Japan data – Tokyo headline CPI for June 2.3% y/y (vs. expected 2.2%)

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Inflation

Inflation

Inflation is defined as a quantitative measure of the rate at which the average price level of goods and services in an economy or country increases over a period of time. It is the rise in the general price level where a given currency effectively buys less than it did in previous periods. Regarding valuation of the force or currencies, and by extension foreign currency, inflation or measures of it are extremely influential. Inflation stems from the general creation of money. This money is measured by the level of the total money supply of a specific currency, for example the US dollar, which is constantly rising. However, an increase in the money supply does not necessarily mean that there is inflation. What leads to inflation is a faster growth of the money supply in relation to the wealth produced (measured with GDP). As such, this generates a pressure of demand on supply that does not increase at the same rate. The consumption rate then increases, generating inflation. How does Inflation affect Forex? The level of inflation has a direct effect on the exchange rate between two currencies on several levels. This includes purchasing power parity, which tries to compare different purchasing powers of each. country according to the general price level. By doing so, this makes it possible to determine the country with the most expensive cost of living.The currency with the higher inflation rate therefore loses value and depreciates, while the currency with the lower inflation rate appreciates on the forex market.Interestation rates are also affected. Inflation rates, which are too high, push interest rates up, which has the effect of depreciating the currency on foreign exchange. Conversely, inflation that is too low (or deflation) pushes interest rates down, which has the effect of appreciating the currency on the forex market.

Inflation is defined as a quantitative measure of the rate at which the average price level of goods and services in an economy or country increases over a period of time. It is the rise in the general price level where a given currency effectively buys less than it did in previous periods. Regarding valuation of the force or currencies, and by extension foreign currency, inflation or measures of it are extremely influential. Inflation stems from the general creation of money. This money is measured by the level of the total money supply of a specific currency, for example the US dollar, which is constantly rising. However, an increase in the money supply does not necessarily mean that there is inflation. What leads to inflation is a faster growth of the money supply in relation to the wealth produced (measured with GDP). As such, this generates a pressure of demand on supply that does not increase at the same rate. The consumption rate then increases, generating inflation. How does Inflation affect Forex? The level of inflation has a direct effect on the exchange rate between two currencies on several levels. This includes purchasing power parity, which tries to compare different purchasing powers of each. country according to the general price level. By doing so, this makes it possible to determine the country with the most expensive cost of living.The currency with the higher inflation rate therefore loses value and depreciates, while the currency with the lower inflation rate appreciates on the forex market.Interestation rates are also affected. Inflation rates, which are too high, push interest rates up, which has the effect of depreciating the currency on foreign exchange. Conversely, inflation that is too low (or deflation) pushes interest rates down, which has the effect of appreciating the currency on the forex market.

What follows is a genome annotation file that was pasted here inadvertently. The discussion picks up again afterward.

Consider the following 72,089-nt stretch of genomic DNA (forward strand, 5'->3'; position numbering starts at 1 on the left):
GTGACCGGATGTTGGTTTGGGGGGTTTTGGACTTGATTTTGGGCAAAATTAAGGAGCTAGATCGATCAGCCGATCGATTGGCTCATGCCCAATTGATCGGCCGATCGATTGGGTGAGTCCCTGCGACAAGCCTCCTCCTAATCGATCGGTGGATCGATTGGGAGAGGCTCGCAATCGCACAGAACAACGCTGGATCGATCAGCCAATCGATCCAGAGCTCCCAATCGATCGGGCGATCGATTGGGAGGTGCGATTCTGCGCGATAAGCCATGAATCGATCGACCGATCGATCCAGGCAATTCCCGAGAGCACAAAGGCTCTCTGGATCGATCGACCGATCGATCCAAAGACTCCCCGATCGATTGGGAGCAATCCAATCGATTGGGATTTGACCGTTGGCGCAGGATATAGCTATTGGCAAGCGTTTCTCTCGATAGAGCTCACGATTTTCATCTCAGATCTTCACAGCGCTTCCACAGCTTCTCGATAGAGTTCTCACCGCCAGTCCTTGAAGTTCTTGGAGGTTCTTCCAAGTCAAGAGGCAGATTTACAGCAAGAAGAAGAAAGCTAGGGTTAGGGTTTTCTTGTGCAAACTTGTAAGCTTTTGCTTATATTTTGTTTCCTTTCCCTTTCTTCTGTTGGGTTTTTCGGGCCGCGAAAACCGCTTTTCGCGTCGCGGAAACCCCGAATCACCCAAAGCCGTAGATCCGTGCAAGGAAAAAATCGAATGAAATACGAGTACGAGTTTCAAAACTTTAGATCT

Read this Term data for the capital are available well ahead of the national CPI data. This will happen after about 4 weeks.

Tokyo CPI 2.3% y / y,

Tokyo CPI excluding Fresh Food 2.1% y / y,

Tokyo CPI excluding Food, Energy 1.0% y / y,

Governor of the Bank of Japan Kuroda is firmly in the provisional inflation camp, saying earlier this week that:

And:

  • monetary policy will continue to be accommodative (same link as just above)

If you like low rates, Kuroda is your man:

boj kuroda

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